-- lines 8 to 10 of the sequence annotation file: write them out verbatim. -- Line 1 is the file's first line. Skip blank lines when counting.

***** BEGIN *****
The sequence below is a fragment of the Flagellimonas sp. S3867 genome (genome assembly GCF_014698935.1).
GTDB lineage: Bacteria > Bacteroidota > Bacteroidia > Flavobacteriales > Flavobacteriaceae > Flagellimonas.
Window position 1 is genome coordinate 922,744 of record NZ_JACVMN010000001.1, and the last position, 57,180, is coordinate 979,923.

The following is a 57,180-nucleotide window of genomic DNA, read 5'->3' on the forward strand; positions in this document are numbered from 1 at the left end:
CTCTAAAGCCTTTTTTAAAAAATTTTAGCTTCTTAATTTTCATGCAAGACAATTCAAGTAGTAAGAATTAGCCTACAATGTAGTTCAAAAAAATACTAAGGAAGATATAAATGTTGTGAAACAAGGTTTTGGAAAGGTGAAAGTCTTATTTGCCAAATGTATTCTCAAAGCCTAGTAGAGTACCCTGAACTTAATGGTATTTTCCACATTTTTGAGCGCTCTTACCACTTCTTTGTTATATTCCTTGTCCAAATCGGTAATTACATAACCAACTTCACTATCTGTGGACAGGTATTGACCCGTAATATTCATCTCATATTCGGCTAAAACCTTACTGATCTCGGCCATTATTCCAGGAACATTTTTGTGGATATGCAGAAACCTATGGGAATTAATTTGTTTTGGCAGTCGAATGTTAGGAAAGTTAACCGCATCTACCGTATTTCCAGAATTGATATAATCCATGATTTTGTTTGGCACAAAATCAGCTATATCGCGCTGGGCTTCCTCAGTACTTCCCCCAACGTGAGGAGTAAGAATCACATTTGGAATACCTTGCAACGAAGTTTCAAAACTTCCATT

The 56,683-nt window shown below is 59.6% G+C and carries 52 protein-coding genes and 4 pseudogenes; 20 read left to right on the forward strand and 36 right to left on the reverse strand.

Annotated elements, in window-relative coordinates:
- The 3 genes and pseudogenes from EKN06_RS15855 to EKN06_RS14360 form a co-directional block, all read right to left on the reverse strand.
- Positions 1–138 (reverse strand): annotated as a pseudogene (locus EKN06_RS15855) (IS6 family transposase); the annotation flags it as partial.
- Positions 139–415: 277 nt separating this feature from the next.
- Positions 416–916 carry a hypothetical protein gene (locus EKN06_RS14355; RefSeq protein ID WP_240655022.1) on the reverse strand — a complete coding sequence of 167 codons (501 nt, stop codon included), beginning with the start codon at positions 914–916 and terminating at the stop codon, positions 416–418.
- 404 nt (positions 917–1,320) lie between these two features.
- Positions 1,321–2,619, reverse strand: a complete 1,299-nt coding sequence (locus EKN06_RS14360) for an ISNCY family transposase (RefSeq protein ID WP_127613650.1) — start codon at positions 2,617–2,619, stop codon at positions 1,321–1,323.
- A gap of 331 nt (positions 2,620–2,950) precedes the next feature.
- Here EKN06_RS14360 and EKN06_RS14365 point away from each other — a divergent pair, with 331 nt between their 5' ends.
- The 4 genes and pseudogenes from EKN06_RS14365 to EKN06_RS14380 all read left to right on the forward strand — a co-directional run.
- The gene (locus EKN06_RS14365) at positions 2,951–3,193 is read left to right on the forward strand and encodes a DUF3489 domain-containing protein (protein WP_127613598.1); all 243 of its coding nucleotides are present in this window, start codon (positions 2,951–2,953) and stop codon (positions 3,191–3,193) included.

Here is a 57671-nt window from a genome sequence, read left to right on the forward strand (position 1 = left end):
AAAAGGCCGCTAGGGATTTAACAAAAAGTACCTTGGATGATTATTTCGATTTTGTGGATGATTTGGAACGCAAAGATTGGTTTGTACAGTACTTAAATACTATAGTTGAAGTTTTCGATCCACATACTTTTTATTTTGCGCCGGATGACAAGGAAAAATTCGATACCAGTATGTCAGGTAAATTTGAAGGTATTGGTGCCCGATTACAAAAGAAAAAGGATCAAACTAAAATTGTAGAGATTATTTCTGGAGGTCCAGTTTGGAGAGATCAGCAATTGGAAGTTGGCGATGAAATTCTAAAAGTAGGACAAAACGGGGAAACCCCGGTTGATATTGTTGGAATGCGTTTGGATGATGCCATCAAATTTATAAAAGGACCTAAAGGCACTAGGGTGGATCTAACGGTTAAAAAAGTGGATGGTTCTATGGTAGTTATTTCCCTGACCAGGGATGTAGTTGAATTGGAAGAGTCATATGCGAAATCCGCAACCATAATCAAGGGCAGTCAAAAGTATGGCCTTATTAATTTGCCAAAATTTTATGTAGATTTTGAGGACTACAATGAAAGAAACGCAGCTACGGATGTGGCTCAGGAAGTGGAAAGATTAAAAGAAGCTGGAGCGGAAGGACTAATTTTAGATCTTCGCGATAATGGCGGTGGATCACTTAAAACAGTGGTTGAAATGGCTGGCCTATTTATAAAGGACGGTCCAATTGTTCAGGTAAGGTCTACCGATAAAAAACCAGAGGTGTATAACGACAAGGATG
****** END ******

- The 3 genes and pseudogenes from EKN06_RS15855 to EKN06_RS14360 form a co-directional block, all read right to left on the reverse strand.
- Positions 1–138 (reverse strand): annotated as a pseudogene (locus EKN06_RS15855) (IS6 family transposase); the annotation flags it as partial.
- Positions 139–415: 277 nt separating this feature from the next.